Starting a small business is expensive, and chances are, your personal savings won’t cover it. Instead, if you’re like many businesses, you may need a little extra help from an outside source.
Thankfully, there are numerous effective ways to fund small businesses. Whether you’re open to taking out a small business loan, opening a line of credit, or applying for a grant, you have several options to receive the funding you need to get your business off the ground.
Read on to learn our six ways to fund your small business.
Apply For a Grant
Grants are essentially free money that you can use to fund your small business. While these funds can sometimes be challenging to acquire, as they have specific eligibility criteria, they’re worth a shot if you need significant funding.
For example, the National Association for the Self Employed offers grants that small business owners can use to fund marketing, recruitment, advertising, and expansions. Meanwhile, the Small Business Innovation Research Program provides grant money for research and development projects.
You can learn more about grants you may qualify for through the U.S. Grants website. This site categorizes grants by state and purpose, allowing you to browse ones available in your area.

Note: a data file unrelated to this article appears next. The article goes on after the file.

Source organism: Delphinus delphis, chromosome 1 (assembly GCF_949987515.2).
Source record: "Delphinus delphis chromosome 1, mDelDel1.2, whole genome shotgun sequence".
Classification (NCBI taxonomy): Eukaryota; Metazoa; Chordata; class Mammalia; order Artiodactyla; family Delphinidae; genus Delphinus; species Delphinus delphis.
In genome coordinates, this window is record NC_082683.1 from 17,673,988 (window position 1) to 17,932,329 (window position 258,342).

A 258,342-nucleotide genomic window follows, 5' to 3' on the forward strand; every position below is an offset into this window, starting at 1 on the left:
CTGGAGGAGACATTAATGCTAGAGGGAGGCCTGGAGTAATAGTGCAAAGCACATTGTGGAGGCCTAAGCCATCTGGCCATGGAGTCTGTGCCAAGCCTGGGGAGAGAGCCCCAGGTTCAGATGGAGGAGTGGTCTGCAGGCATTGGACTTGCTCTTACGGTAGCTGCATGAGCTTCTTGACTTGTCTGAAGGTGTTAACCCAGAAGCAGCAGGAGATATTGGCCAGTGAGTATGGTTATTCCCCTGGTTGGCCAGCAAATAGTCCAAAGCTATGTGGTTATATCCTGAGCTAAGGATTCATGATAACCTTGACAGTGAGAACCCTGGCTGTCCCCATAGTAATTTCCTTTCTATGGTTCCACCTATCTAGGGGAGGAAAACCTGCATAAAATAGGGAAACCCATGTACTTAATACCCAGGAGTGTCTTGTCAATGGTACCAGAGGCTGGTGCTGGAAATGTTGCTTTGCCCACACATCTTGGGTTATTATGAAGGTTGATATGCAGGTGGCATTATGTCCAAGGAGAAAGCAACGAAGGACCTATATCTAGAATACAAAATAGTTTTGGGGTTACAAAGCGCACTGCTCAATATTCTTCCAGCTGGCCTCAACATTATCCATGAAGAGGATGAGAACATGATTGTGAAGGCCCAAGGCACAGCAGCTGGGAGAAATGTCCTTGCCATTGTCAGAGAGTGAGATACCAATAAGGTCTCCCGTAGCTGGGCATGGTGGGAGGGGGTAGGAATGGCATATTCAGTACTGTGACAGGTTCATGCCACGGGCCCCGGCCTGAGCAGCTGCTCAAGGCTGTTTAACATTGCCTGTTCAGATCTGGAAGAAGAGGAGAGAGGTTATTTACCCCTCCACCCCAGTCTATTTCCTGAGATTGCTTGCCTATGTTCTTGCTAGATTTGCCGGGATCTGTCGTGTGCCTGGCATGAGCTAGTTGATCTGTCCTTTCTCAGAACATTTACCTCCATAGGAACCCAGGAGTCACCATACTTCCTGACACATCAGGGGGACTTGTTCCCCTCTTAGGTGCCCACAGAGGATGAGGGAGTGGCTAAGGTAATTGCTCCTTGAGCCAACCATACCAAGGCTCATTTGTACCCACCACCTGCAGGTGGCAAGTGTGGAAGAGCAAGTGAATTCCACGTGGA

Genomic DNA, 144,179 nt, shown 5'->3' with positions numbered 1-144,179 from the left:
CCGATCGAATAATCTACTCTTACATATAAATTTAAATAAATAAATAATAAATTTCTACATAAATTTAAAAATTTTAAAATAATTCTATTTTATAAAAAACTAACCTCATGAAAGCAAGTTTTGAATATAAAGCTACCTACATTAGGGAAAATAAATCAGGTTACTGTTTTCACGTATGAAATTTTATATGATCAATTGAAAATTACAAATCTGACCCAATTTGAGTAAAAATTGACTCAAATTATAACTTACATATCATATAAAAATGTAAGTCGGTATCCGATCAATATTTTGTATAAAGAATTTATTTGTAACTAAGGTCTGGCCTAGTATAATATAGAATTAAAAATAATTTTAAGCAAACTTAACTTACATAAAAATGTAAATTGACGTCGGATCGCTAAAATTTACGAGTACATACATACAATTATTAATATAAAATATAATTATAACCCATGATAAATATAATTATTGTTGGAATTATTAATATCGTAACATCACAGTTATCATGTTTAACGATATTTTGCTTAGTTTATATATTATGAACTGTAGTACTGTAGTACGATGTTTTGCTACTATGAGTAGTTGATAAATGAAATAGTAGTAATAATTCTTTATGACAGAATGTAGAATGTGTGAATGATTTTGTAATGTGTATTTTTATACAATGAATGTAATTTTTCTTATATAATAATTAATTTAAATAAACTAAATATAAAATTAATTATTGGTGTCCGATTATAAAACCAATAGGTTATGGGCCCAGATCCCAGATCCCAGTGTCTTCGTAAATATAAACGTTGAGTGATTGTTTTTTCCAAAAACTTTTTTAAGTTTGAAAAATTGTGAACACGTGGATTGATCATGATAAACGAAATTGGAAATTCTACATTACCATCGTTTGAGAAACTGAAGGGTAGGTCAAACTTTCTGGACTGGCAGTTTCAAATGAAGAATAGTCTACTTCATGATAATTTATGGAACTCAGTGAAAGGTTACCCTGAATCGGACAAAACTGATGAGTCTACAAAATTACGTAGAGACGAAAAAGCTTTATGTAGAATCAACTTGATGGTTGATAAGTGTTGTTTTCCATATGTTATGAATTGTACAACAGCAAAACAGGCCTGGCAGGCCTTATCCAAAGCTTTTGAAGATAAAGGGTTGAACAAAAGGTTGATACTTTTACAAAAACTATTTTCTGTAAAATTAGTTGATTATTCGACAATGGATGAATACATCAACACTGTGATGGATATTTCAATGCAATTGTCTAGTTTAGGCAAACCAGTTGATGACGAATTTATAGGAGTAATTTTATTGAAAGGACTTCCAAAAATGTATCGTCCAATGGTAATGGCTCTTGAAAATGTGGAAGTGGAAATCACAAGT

2. Apply For a Business Loan
One of the most popular ways businesses receive funding is through traditional small business loans such as this . You have several options when it comes to these loans:
- Small Business Administration loans: The Small Business Administration offers several loan programs to business owners in the U.S. For example, the Microloan Program can provide small business loans up to $350,000 with low interest rates.
- Bank loans: You can also consider applying for a small business loan through a bank. These institutions often set funds aside specifically to lend to small business owners.
- Small business lending fund: This government fund provides small business loans through lenders in each state. You can find out more about this program on the U.S. Treasury website.